Seq has a fairly minimal interface. Pride of place, front and centre, is taken by a large filter box that looks like this:
A lot of work has gone in to such a simple-looking control. Over the coming weeks I’m going to post a few tips like this one, showing just what’s possible with Seq’s built-in query language.
Searching for plain text
The first jumping off point for any log-finding mission is usually a snippet of text. Often this is an error message grabbed from the app itself (or a user’s email) but it might also just be a general tag like a user’s login or web URL. Let’s imagine we’ve had a report with one of my least favourites to see: “Sequence contains more than one element” – a LINQ staple.
This one’s simple: just paste in the text we’re looking for, and Seq will find events that contain it:
For such a subtle feature, there are a surprising number of choices to make in the implementation to be aware of as a user.
Case insensitivity – first, the text is matched without regard to case, so we could just as easily used “sequence” and we’d still match the target event
Locality – the search includes all text in the event, not just the message; property names as well as values can be matched
Tokenization – it might come as a surprise after using Google-style searches that by default Seq will search for the whole string, not “Sequence” and “contains” and “more” … etc.
Ranking – results always come back in (reverse) chronological order, not relevance
For most defaults, there’s a query that can be used to alter Seq’s behaviour.
If we need to make a case-sensitive search for text, we pinch C#’s as-I-said-it-is syntax for literal strings:
Text in more complex Seq queries uses the C#-like
"double-quoted" syntax, and wherever a case-insensitive text literal is accepted, you can use an
@-prefixed case-insensitive one instead (or a regular expression, but we’ll get to those further into this little series.)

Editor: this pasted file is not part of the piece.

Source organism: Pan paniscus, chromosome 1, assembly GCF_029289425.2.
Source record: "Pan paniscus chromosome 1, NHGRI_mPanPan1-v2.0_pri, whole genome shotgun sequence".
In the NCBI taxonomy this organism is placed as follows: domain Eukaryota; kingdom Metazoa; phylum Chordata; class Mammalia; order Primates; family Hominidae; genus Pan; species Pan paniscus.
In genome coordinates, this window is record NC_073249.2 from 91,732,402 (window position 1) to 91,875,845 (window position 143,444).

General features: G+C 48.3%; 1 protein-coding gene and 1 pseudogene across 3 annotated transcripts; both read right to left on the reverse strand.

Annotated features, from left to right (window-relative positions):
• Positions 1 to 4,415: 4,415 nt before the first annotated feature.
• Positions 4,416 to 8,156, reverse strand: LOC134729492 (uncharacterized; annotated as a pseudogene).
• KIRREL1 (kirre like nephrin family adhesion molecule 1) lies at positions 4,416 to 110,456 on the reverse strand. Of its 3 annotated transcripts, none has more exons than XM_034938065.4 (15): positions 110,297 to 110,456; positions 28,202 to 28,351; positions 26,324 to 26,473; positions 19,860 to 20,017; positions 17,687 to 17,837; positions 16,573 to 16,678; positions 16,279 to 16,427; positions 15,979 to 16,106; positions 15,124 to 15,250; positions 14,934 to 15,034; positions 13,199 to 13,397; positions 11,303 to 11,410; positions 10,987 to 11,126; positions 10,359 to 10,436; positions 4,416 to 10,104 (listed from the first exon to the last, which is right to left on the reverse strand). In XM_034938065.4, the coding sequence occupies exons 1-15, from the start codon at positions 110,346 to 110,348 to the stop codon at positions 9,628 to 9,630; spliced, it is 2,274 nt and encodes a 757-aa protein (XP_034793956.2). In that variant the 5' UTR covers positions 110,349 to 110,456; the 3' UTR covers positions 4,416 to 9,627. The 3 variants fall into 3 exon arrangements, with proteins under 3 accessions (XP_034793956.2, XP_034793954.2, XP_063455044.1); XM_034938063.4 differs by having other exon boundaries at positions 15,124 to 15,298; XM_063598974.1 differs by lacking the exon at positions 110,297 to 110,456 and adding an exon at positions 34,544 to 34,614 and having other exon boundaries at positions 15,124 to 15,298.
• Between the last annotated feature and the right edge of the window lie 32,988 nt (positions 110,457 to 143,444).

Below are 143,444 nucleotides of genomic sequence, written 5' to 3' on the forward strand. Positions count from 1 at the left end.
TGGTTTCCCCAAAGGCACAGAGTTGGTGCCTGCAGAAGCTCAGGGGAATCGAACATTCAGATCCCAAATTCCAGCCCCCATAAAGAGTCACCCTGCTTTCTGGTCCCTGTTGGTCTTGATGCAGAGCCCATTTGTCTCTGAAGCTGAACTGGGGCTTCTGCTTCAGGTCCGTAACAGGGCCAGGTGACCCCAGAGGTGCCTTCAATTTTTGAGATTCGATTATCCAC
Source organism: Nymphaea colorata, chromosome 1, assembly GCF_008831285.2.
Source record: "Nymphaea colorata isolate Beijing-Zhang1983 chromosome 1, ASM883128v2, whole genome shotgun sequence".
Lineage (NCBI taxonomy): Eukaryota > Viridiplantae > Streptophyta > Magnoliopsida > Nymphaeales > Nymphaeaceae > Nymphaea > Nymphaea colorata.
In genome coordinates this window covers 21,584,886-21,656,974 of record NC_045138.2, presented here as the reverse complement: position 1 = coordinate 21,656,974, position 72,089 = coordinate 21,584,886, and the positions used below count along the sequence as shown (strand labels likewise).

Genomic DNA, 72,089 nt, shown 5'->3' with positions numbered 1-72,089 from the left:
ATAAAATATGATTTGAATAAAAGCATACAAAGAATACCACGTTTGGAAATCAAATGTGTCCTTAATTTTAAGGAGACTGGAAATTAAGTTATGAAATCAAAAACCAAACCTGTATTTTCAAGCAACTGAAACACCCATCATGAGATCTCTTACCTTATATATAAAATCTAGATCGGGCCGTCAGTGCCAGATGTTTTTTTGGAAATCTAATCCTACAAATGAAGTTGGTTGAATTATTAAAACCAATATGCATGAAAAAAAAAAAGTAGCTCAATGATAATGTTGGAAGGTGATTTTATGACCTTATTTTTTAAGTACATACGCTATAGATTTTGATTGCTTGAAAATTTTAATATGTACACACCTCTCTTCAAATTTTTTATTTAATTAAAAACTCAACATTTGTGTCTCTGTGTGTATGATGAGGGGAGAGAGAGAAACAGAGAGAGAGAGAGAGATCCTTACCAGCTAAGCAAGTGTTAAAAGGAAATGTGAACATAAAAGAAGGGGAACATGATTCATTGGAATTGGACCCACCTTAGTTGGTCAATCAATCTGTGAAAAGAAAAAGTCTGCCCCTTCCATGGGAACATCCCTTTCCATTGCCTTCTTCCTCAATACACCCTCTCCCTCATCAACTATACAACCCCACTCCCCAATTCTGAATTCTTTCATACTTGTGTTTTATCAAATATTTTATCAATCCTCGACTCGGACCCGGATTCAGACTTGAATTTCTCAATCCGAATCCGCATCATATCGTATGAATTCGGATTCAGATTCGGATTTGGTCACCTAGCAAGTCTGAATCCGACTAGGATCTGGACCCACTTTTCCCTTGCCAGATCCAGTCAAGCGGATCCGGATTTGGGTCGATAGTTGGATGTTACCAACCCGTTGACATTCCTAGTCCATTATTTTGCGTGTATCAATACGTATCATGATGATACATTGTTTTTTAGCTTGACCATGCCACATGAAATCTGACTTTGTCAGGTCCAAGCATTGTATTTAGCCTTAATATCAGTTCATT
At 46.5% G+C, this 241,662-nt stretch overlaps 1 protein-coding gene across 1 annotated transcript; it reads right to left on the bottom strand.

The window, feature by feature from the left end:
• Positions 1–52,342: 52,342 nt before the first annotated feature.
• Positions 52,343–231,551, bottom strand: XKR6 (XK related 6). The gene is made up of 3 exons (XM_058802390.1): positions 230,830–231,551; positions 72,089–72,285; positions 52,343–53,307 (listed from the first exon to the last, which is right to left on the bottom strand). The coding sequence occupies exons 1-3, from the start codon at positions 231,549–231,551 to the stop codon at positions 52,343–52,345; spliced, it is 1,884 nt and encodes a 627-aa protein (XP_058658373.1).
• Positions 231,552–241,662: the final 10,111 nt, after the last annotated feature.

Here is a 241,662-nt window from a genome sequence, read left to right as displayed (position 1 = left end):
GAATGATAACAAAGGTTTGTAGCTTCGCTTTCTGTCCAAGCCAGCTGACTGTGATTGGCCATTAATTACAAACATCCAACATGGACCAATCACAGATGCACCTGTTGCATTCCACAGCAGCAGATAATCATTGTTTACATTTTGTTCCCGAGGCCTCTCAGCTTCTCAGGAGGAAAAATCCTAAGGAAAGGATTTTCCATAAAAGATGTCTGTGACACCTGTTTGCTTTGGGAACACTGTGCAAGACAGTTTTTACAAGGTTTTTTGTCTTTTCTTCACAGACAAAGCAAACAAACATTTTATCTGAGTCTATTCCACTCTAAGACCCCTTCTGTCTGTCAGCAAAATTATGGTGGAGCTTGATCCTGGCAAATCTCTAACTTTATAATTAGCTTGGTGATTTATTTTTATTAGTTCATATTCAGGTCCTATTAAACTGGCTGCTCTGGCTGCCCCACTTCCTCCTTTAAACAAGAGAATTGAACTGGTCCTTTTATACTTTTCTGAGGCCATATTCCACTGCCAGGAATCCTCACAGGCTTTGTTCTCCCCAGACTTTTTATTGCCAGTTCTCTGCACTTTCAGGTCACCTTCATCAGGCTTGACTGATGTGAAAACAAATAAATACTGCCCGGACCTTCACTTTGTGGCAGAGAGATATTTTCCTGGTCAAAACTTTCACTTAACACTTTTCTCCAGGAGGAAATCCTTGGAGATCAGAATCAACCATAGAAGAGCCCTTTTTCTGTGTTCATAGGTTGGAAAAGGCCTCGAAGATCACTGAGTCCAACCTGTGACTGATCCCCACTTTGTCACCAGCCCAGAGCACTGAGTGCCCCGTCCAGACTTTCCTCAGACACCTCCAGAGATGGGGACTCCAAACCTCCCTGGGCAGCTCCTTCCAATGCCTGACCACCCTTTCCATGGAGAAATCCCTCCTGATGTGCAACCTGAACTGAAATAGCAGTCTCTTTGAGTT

Sometimes we only want to match text in one part of the event payload. Let’s say we’re searching for a customer’s name: the way to do this is using the
(Here’s one of those examples where using a case-insensitive text expression would also work.)
CustomerName is a property in this example. There are a lot more ways to query properties than using
Contains() – we’ll see more of those in this series, too.
Finally, though I believe it’s actually quite rare when searching diagnostic logs, sometimes we may wish to match events with a combination of text fragments.
There’s nothing special in Seq for these kinds of queries – we just combine some text expressions and the classic and/or logical operators:
And, or and not all match their C# counterparts.
Fuzzy query parsing
A final note – given that Seq makes an intelligent guess whether a filter is free text or a query, how do you tell which interpretation it chose, and how can this be changed?
To see whether Seq interpreted a query as an expression or free text, look for the “free text” indicator in the Query/Filter box:
If Seq interpreted your query as plain text, you can hover over this to get a description of why – either because of some syntax error in the query, or because of an heuristic being applied.
To force Seq to interpret an expression as text, quote it:
(I love building little languages like this one – they really open up new ways of interacting with apps that can’t be expressed well using typical GUI components. If you’re wondering how Seq’s query language is parsed, interpreted and executed, let me know – I’ve been considering a post on it but there’s a lot of work in putting a good one together!)